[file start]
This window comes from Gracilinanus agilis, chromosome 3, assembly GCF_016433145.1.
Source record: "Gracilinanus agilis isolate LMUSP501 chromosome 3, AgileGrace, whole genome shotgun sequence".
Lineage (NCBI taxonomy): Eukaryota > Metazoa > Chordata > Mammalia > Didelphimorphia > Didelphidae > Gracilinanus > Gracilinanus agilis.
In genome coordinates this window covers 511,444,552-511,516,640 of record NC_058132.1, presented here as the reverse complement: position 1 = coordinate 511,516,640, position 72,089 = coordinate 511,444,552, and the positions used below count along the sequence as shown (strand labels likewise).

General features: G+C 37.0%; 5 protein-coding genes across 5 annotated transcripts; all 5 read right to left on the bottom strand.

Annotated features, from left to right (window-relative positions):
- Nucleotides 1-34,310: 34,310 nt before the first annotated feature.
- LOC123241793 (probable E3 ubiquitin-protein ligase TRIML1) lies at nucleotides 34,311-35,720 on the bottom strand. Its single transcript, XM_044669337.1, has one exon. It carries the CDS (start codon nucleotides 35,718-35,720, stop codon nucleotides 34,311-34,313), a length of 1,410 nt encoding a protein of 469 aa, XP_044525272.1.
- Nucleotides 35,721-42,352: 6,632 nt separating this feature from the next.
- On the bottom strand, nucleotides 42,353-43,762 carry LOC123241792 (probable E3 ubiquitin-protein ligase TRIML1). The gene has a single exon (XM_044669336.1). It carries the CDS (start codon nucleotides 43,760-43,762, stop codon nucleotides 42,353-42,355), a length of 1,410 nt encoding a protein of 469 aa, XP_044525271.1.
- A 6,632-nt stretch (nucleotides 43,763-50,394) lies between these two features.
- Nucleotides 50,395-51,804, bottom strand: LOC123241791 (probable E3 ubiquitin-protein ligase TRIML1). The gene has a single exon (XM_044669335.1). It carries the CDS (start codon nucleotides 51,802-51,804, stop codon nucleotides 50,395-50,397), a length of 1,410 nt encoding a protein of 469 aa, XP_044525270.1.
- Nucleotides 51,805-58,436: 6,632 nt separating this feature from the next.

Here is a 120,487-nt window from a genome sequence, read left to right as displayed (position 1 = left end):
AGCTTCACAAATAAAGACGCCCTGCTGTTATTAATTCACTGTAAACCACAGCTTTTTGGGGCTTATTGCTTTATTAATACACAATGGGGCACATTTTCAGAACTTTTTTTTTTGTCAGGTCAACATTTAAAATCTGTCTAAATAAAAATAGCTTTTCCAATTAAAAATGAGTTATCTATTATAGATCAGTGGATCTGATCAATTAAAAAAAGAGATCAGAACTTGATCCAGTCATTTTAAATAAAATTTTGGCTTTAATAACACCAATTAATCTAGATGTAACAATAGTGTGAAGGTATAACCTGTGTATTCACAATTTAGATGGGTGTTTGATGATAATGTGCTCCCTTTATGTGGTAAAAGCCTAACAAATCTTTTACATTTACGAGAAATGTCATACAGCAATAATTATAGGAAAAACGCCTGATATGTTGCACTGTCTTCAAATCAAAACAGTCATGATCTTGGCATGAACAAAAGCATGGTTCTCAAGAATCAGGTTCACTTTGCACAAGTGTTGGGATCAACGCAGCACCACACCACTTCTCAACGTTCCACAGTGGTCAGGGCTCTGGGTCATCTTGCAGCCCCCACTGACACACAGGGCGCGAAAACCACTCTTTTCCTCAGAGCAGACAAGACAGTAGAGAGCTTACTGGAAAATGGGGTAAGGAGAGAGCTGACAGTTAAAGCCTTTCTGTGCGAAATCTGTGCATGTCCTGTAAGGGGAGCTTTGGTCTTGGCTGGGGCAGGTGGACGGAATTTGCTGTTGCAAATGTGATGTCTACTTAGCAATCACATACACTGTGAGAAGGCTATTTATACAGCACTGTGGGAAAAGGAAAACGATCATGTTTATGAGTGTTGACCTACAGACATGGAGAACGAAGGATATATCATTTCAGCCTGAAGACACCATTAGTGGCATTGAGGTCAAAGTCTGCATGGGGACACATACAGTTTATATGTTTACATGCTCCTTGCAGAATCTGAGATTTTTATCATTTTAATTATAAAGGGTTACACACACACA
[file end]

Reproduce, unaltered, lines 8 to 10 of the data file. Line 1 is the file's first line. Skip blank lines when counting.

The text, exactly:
- LOC123241793 (probable E3 ubiquitin-protein ligase TRIML1) lies at nucleotides 34,311-35,720 on the bottom strand. Its single transcript, XM_044669337.1, has one exon. It carries the CDS (start codon nucleotides 35,718-35,720, stop codon nucleotides 34,311-34,313), a length of 1,410 nt encoding a protein of 469 aa, XP_044525272.1.
- Nucleotides 35,721-42,352: 6,632 nt separating this feature from the next.
- On the bottom strand, nucleotides 42,353-43,762 carry LOC123241792 (probable E3 ubiquitin-protein ligase TRIML1). The gene has a single exon (XM_044669336.1). It carries the CDS (start codon nucleotides 43,760-43,762, stop codon nucleotides 42,353-42,355), a length of 1,410 nt encoding a protein of 469 aa, XP_044525271.1.